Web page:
These days, it seems like everyone and their brother has a GoPro. The handy little camera has become the Kleenex of amateur and professional videography, and it’s hard to find a single “outdoors” video on YouTube that was made without one. But if you’re looking for something unique to change up your videos and present a whole new angle on the action you record, you need something different. Enter the VSN Mobil V.360° Camera.
Simply put, the V.360° is a compact, durable camera capable of recording HD video in a complete 360-degree arc. It captures video at a resolution of 6,480 x 1,080 pixels at 30 frames per second, and it can take still images. It’s waterproof for up to 30 minutes at three feet deep, and weighs a little under nine ounces. The V.360° is compatible with GoPro camera mounts and most standard camera mounts, making it very versatile. It captures video in one panoramic image, requiring no stitching to put the final product together. The V.360° saves data to a microSD card. The camera can be operated with an included remote, an iOS app, or an Android app (not available at the time of review, though it is now available in the Google Play store). We utilized the iOS app on an iPad to control the device during our time with it.
VSN Mobil sent OutdoorHub a V.360° to test out in a more traditionally “outdoorsy” capacity (videos already abound of the V.360° being put to task in more extreme environments). Not ones to let an opportunity to pass us by, Edward Pierz and I took the camera with us to the northern reaches of Michigan’s Lower Peninsula for a rural shooting trip. As we certainly fell into the “amateur” category of videographers (I’ve strapped a GoPro to my head for a nighttime 3-gun competition and a half marathon, but that’s about the extent of my experience with video cameras), we were curious to see whether we could even capture quality footage with it.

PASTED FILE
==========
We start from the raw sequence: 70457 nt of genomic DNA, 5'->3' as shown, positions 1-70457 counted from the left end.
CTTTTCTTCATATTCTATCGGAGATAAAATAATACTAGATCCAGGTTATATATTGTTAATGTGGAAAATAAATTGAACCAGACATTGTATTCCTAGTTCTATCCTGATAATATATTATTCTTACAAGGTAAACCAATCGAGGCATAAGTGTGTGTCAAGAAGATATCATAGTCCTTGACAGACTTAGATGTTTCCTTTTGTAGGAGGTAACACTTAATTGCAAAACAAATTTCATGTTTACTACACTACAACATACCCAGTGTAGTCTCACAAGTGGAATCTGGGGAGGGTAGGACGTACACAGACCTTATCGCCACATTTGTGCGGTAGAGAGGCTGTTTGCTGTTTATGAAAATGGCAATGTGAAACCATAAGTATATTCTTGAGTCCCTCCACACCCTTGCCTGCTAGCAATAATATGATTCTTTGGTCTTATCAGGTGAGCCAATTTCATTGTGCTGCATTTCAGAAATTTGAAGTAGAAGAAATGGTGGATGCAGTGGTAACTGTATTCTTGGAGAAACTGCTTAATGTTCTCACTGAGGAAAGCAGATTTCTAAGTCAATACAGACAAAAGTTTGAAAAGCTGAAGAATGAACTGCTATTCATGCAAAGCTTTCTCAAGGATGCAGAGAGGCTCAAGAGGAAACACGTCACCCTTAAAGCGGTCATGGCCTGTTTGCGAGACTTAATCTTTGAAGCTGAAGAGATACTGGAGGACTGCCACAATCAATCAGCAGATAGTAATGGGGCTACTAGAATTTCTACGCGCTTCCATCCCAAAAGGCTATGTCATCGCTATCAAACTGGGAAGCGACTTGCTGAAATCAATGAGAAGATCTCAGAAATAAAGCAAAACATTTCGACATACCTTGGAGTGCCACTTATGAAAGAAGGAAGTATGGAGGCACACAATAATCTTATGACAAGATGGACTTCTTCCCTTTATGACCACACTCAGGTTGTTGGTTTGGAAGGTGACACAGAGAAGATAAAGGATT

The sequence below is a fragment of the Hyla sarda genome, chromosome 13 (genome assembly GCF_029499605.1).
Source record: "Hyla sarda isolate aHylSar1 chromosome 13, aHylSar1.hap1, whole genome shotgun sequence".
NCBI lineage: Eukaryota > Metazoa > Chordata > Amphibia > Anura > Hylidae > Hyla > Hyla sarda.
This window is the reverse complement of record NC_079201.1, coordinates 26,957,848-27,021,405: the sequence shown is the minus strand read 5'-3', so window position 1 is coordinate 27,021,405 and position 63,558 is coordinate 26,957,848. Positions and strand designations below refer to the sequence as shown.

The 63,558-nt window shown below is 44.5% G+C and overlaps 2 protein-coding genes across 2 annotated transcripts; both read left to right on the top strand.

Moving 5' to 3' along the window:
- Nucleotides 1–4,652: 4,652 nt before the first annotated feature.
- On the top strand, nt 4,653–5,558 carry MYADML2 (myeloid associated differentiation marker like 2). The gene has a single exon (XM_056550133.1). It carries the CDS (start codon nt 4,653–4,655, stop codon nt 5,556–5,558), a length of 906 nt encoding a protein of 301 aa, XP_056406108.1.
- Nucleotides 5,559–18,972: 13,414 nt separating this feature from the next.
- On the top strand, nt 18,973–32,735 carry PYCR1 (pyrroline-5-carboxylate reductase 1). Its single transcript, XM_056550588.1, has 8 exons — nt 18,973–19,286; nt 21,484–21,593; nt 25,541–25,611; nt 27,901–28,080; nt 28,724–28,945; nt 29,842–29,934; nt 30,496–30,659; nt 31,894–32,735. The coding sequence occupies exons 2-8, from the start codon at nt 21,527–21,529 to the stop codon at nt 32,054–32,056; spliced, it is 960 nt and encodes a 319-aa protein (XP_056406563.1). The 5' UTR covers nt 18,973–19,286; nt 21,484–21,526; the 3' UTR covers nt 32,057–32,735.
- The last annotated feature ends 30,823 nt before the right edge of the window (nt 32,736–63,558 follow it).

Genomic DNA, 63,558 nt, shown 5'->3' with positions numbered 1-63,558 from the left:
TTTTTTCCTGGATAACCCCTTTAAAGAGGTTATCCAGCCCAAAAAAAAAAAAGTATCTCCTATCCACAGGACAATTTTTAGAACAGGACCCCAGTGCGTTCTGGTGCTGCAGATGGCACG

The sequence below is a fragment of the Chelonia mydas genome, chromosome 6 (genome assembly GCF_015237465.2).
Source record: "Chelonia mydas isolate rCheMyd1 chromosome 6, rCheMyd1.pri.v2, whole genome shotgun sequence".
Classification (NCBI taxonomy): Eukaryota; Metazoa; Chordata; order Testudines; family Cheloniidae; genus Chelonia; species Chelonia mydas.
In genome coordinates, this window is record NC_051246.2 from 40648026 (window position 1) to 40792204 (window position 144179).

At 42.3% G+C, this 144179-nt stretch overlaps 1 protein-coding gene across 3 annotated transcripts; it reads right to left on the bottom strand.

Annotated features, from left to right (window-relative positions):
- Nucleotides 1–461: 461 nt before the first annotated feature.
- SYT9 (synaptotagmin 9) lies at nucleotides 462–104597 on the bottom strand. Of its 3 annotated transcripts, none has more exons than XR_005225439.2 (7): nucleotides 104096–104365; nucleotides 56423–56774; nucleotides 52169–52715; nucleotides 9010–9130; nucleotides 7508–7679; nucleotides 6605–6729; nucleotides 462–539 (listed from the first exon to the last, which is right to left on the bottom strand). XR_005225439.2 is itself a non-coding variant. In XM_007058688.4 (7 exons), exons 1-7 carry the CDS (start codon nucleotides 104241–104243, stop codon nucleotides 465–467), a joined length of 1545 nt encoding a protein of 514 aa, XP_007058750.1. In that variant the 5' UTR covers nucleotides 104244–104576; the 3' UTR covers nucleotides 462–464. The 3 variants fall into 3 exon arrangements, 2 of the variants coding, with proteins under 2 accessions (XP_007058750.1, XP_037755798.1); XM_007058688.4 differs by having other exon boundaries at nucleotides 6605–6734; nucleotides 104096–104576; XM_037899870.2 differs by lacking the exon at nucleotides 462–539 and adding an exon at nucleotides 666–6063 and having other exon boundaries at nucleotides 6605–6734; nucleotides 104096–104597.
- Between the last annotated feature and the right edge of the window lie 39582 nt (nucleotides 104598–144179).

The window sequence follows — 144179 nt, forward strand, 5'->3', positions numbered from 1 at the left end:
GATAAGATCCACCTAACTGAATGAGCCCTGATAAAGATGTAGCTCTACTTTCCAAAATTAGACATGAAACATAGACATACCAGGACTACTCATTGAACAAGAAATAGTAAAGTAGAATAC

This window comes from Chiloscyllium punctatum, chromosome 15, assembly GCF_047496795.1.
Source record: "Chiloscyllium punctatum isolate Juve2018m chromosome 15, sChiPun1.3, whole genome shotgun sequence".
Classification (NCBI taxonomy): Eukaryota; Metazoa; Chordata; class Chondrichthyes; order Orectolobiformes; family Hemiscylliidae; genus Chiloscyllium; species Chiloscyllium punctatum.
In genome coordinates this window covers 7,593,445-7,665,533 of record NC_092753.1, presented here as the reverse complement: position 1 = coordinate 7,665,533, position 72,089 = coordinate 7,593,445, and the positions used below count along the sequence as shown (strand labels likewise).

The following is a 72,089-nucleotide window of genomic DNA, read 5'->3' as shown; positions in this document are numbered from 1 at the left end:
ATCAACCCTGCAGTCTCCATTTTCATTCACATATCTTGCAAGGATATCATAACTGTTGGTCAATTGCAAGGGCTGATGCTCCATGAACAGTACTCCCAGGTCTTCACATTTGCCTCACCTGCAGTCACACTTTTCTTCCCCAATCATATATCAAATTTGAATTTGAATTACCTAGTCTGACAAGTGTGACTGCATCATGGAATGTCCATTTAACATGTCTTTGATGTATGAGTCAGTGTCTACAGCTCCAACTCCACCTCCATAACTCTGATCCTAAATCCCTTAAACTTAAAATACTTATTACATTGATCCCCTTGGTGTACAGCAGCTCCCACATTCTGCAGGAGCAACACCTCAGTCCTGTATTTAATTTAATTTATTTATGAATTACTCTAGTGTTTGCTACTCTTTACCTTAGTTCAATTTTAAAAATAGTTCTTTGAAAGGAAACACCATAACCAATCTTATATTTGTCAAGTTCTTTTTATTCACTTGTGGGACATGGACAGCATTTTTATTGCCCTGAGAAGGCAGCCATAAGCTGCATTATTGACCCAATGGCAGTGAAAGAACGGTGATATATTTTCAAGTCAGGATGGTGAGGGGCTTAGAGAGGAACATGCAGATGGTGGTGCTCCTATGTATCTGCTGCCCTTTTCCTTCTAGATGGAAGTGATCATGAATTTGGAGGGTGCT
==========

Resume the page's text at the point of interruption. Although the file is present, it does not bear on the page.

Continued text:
We walked away from the range quite pleased with the results. If you’d just like to see some of the footage from our outing, scroll down. Some boring text precedes it.
We first set up the V.360° in between the two of us on a “firing line” some 90 yards away from a group of hostile milk jugs and a steel plate. Then, in a risky maneuver that truly tested our marksmanship, we placed the camera downrange atop a broken piece of particle board some 10-15 yards in front of our targets. To round out the day, we brought the camera back to a second firing line 200 yards away from the targets to try to capture some cool-looking, longer-range shots.
Throughout the entire exercise, we were impressed at how intuitive and easy-to-use the iOS app was to control the camera. When we got back to the office and examined the footage we had recorded, we were very impressed. Check out a cut of it embedded below.
Just as promised by the camera’s promotional literature, the V.360° captured some very nice-looking panoramic footage of Eddie and I at the firing line(s) and of the targets. It was very neat to look back at our footage from the firing lines and watch milk jugs fly into the air as we popped them.
One of the surprising things about the clips we recorded was how crisp individual gun shots were. I was concerned that, like many other devices’ built-in mics, the V.360°’s wouldn’t be able to record the sound of gun shots well enough. However, the audio was clear and high-quality regardless of close our rifles’ muzzles were to the camera.
All in all, I think that the V.360° would be a great asset to any outdoor videographer—whether they’re an amateur or a professional. They’re priced at a comparable point to their competitors ($399 MSRP) and produce some truly unique visuals. Give one a try during your next range day.